As part of the acquire process, you will need an appraisal and one or more inspections.
Performed by a state-licensed appraiser, the appraisal is the official estimate for how much the property is worth, based on comparable sales of properties in the same area, the condition of the home, and other factors. It usually costs $300- $400, depending on the size of the home and what the local going rate is.
Note: An appraisal is not to be confused with a “Broker Price Opinion” (BPO), which is basically a short-cut appraisal. In a BPO, a licensed real estate broker will look up comparable sales online and then do a drive-by of the property and make an educated guess as to its current market value.
The key variance between the two is that in an appraisal, the appraiser goes inside the home and examines its condition. Are the carpets new or worn? Are there nice granite countertops or Formica? Are the bathroom tiles modern or some hideous green color from the 1960s? A drive-by of the exterior of the home cannot capture these essential items.
What if it doesn’t appraise? Let’s say the selling price is $150,000, but the appraiser says it’s worth only $140,000. In that case, you should negotiate the price down to $140,000. After all, the bank won’t lend on the property above its appraised value. If you’re really in love with the house, you might split the difference with the seller—e.g., you put an additional $5,000 into the down payment and the seller comes down in price by $5,000.
Similarly, an inspection is conducted by a state-licensed property inspector; it tells you the current condition of the property. Is the electrical system up to code? Are the sewage pipes rusted or cracked? Do all the electrical outlets and faucets work? Does the roof leak? Are there cracks in the foundation? The inspector provides a “clean bill of health” for the property—or itemizes what’s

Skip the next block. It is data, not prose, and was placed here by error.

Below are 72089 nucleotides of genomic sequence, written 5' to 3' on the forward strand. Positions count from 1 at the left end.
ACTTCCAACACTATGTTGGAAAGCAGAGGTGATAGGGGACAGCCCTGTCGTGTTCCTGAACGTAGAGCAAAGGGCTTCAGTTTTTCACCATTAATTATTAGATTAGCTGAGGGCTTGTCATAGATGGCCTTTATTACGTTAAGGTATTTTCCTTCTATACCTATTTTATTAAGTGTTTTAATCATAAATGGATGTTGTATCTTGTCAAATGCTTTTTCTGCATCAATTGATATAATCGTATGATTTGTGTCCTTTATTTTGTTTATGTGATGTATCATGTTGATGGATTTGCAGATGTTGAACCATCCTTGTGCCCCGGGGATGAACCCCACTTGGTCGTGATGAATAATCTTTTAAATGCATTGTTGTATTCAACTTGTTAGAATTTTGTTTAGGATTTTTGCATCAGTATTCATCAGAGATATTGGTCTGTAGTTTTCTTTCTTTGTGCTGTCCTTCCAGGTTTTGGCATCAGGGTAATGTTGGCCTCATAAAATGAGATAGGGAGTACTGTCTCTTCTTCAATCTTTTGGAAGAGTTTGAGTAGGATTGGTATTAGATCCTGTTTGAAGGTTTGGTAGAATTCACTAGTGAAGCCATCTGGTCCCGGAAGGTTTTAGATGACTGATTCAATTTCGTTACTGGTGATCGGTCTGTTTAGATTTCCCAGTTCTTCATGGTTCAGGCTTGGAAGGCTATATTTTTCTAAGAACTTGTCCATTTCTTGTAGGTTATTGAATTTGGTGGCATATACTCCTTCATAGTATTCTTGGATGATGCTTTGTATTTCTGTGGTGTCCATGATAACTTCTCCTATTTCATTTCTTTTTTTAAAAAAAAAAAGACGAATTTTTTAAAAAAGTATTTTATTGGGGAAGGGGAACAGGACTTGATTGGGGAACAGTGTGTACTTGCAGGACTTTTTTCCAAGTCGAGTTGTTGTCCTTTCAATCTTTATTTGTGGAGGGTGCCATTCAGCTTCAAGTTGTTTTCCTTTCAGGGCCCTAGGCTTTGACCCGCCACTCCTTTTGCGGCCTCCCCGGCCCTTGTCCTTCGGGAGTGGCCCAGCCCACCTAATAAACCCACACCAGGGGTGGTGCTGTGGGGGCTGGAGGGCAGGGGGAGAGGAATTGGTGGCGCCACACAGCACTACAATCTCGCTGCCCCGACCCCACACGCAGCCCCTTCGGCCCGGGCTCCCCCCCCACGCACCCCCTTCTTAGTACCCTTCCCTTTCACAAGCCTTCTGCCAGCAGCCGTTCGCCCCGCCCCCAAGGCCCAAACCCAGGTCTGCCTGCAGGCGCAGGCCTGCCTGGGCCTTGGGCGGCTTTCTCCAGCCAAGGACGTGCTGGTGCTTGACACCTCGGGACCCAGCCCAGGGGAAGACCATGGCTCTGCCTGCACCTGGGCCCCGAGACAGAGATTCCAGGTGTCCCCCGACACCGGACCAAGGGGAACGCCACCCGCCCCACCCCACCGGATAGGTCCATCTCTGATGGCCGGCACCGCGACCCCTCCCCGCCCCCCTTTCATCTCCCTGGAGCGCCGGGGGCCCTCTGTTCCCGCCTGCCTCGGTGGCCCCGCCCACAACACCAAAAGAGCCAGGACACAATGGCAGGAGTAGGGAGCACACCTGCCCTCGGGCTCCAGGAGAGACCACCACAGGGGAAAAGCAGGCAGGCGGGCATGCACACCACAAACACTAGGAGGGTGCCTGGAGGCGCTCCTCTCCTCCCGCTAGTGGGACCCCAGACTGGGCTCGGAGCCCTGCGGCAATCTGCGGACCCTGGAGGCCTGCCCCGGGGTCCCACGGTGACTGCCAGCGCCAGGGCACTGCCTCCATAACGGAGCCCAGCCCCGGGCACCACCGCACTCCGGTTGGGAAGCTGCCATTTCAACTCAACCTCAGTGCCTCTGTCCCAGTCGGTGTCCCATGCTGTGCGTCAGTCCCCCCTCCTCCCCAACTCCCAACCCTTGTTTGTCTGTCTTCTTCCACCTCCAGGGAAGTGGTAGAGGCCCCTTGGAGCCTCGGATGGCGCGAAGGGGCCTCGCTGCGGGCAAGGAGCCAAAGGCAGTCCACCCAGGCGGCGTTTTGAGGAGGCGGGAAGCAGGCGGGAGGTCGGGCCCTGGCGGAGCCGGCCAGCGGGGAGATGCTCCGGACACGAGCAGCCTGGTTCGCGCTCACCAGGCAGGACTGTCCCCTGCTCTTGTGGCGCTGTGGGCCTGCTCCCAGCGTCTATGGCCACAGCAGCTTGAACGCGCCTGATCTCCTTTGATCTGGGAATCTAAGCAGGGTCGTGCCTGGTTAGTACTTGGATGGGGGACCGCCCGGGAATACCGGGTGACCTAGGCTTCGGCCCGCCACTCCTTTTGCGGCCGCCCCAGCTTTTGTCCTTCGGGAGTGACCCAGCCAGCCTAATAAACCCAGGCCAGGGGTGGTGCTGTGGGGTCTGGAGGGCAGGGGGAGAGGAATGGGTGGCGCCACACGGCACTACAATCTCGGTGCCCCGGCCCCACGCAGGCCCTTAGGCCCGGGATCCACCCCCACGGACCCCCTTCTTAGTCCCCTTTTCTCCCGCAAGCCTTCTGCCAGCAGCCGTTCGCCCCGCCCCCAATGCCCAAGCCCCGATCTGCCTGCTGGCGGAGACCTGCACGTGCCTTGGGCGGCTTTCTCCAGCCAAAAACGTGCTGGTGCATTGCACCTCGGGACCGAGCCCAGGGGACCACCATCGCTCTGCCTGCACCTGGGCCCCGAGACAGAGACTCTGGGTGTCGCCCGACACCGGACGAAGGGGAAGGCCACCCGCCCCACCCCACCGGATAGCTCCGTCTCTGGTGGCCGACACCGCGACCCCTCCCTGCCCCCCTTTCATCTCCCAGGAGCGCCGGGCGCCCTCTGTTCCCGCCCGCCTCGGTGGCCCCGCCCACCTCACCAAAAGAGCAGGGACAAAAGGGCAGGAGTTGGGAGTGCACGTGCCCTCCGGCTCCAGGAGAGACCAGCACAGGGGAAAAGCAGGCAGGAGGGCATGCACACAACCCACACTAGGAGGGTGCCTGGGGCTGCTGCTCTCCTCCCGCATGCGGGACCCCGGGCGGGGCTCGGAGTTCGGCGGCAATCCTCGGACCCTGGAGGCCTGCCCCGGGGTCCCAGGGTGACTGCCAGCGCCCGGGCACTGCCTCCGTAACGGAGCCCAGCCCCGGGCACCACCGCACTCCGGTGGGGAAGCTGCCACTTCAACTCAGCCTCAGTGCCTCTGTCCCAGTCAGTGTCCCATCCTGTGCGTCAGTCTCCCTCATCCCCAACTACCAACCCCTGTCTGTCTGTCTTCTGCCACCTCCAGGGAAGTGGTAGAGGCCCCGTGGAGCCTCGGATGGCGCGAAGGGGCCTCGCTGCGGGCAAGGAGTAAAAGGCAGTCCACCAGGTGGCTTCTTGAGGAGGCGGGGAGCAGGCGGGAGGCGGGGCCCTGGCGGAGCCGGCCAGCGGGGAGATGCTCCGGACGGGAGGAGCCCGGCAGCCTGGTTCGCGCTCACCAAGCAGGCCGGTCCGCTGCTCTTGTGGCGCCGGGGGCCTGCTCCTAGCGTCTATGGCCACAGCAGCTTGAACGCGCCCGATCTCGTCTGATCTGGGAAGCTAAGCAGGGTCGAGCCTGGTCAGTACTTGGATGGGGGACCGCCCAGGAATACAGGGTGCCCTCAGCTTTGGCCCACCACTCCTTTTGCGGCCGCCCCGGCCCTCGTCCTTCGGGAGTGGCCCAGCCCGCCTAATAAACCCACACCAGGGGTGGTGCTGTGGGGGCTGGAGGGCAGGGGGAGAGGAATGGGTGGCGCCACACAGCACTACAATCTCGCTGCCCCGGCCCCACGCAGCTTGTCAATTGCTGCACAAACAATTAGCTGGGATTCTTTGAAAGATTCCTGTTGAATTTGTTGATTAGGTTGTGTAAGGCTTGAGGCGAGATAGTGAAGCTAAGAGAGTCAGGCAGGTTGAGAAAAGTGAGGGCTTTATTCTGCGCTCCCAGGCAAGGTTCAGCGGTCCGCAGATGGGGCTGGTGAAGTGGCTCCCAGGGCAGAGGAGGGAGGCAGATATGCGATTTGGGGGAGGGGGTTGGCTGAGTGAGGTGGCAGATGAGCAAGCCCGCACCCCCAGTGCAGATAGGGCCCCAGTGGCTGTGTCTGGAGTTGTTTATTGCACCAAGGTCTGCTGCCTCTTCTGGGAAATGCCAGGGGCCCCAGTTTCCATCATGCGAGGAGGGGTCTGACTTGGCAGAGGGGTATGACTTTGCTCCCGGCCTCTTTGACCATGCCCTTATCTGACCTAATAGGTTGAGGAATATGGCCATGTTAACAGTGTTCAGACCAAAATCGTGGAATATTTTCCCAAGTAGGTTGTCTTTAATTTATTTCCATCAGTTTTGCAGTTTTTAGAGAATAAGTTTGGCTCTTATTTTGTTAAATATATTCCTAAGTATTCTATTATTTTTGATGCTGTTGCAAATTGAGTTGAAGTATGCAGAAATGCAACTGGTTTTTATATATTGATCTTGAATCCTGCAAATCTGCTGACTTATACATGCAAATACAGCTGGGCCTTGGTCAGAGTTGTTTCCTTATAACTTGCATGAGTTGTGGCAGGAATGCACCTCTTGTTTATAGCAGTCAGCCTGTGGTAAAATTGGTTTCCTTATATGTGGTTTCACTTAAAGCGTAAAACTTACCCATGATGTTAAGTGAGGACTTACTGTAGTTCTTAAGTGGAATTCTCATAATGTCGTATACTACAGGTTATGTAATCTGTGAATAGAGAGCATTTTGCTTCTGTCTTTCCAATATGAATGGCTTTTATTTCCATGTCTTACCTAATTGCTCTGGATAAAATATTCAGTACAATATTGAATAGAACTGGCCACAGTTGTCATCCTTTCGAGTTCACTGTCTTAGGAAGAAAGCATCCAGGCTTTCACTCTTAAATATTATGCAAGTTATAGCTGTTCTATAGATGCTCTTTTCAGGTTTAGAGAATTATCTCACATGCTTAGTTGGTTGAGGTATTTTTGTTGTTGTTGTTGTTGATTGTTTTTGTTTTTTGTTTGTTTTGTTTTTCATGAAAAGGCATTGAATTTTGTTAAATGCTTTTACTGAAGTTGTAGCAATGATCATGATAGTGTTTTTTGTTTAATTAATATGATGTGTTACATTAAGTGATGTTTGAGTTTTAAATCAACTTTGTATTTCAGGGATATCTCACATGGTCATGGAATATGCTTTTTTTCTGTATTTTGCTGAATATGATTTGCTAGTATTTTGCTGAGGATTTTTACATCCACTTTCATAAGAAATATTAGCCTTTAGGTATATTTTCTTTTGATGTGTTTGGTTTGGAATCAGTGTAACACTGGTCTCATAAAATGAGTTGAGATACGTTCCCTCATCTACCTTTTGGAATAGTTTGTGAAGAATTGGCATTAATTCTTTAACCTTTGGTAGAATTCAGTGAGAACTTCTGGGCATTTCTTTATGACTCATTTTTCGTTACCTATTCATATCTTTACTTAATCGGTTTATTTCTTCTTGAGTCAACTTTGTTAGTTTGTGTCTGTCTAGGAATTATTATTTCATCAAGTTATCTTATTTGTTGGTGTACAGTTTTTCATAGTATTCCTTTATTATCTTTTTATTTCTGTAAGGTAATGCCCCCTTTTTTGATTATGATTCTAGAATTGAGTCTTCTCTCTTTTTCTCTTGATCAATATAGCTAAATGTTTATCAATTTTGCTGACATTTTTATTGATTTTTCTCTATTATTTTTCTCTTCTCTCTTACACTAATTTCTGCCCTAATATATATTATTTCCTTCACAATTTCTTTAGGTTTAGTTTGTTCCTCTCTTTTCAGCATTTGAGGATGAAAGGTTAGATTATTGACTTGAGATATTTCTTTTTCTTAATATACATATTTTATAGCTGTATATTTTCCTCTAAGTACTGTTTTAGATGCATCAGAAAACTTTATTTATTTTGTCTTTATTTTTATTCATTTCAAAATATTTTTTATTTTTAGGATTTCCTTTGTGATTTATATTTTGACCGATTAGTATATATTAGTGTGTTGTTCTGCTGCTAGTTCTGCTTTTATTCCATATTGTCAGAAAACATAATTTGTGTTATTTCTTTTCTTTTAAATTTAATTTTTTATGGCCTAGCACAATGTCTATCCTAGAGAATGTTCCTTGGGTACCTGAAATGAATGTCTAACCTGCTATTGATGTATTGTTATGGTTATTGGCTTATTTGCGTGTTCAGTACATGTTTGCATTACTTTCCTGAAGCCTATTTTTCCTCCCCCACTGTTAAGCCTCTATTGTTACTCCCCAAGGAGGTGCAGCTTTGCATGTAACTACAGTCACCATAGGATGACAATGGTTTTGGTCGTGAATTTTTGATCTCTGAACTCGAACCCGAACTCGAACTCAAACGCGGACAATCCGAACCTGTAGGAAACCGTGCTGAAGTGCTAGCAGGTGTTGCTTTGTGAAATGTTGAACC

not up to snuff. This costs about $300-$400 on average, and as little as $200 if it’s for a condominium unit.
Almost all inspections find something wrong with the property—that’s how they justify their fees, so you have to take that into report when negotiating with the seller to fix certain items. Inspection findings should be broken down into categories, ranked by seriousness:
Items that are safety hazards such as exposed electrical wiring, or
staircases without handrails.
Structural defects such as cracks in the walls or foundation, rusted pipes, leaky roofs or basements, drafty windows, non-functioning garbage disposal, and the like.
Cosmetic defects such as mismatched paint, discolored tiles or roof
shingles, holes in interior doors or walls, cracks in the bathroom mirror, etc.
The “big five” items are the ones that can cost you a lot of money to repair later, so your inspector should focus on them: foundation, roof, electrical, plumbing, and HVAC (heating, ventilation, and air conditioning). If those are in good shape, you shouldn’t have any major expenses.
Not all inspectors do a thorough job and not all itemize their findings. You should either specify that you want the findings broken down by the three categories bulleted above or ask to see a copy of a past inspection report so you know what to expect.
I once saw an inspection report with comments like “The electrical outlets all appear to work…”.
What does that mean?? Did the inspector check each outlet, or didn’t he? If he cut corners here, where else did he cut corners? Getting a sample copy of a past report will help you avoid unpleasant surprises later.
Sometimes the inspector will identify potential issues and recommend that it be investigated by a specialist. In each of the following examples, make sure the
inspector provides not only an inspection report but also an estimate of how much it would cost to remediate any issues.
Wood-destroying organisms (WDO) inspection
This additional inspection may be something your inspector recommended, or in a humid climate like Louisiana it might be required by your lender. This inspection checks for termites and wood rot on the exterior siding, interior walls and baseboards, and the garage. The inspection report should tell you how serious any wood rot is, and what the cost would be to remediate it.
Mold is another health hazard and should be remediated if discovered by the initial inspection. Make sure the mold inspector reports not only on the mold, but also what caused it. If it was the result of leaky pipes causing moisture to build up somewhere in the property, then you’d want to address the leaky pipes too, or the mold will simply return. Also, make sure the mold inspector has no conflict of interest: Some will say there’s mold so they can get hired to be the one to remediate it. Make it clear that they’re there to do the inspection only.